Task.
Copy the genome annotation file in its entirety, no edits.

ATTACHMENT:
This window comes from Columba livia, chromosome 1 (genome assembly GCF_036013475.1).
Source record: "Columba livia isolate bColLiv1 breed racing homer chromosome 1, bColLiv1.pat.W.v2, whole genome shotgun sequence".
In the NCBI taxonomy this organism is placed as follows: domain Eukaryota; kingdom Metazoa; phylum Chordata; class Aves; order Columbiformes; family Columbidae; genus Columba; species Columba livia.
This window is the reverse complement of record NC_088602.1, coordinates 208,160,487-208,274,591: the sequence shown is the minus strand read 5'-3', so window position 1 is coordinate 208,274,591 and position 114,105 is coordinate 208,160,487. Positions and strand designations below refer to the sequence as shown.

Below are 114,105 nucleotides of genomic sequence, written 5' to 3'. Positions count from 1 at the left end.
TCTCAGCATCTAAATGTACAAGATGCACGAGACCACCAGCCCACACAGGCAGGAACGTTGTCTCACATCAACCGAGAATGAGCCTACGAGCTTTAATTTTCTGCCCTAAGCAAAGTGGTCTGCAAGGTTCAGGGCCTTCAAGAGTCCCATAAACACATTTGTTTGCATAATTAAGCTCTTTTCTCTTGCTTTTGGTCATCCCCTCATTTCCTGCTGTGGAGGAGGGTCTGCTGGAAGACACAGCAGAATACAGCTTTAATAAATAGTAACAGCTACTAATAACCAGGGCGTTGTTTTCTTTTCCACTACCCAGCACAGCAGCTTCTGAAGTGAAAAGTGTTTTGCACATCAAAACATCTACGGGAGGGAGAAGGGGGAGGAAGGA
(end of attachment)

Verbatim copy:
This window comes from Columba livia, chromosome 1 (genome assembly GCF_036013475.1).
Source record: "Columba livia isolate bColLiv1 breed racing homer chromosome 1, bColLiv1.pat.W.v2, whole genome shotgun sequence".
In the NCBI taxonomy this organism is placed as follows: domain Eukaryota; kingdom Metazoa; phylum Chordata; class Aves; order Columbiformes; family Columbidae; genus Columba; species Columba livia.
This window is the reverse complement of record NC_088602.1, coordinates 208,160,487-208,274,591: the sequence shown is the minus strand read 5'-3', so window position 1 is coordinate 208,274,591 and position 114,105 is coordinate 208,160,487. Positions and strand designations below refer to the sequence as shown.

Below are 114,105 nucleotides of genomic sequence, written 5' to 3'. Positions count from 1 at the left end.
TCTCAGCATCTAAATGTACAAGATGCACGAGACCACCAGCCCACACAGGCAGGAACGTTGTCTCACATCAACCGAGAATGAGCCTACGAGCTTTAATTTTCTGCCCTAAGCAAAGTGGTCTGCAAGGTTCAGGGCCTTCAAGAGTCCCATAAACACATTTGTTTGCATAATTAAGCTCTTTTCTCTTGCTTTTGGTCATCCCCTCATTTCCTGCTGTGGAGGAGGGTCTGCTGGAAGACACAGCAGAATACAGCTTTAATAAATAGTAACAGCTACTAATAACCAGGGCGTTGTTTTCTTTTCCACTACCCAGCACAGCAGCTTCTGAAGTGAAAAGTGTTTTGCACATCAAAACATCTACGGGAGGGAGAAGGGGGAGGAAGGA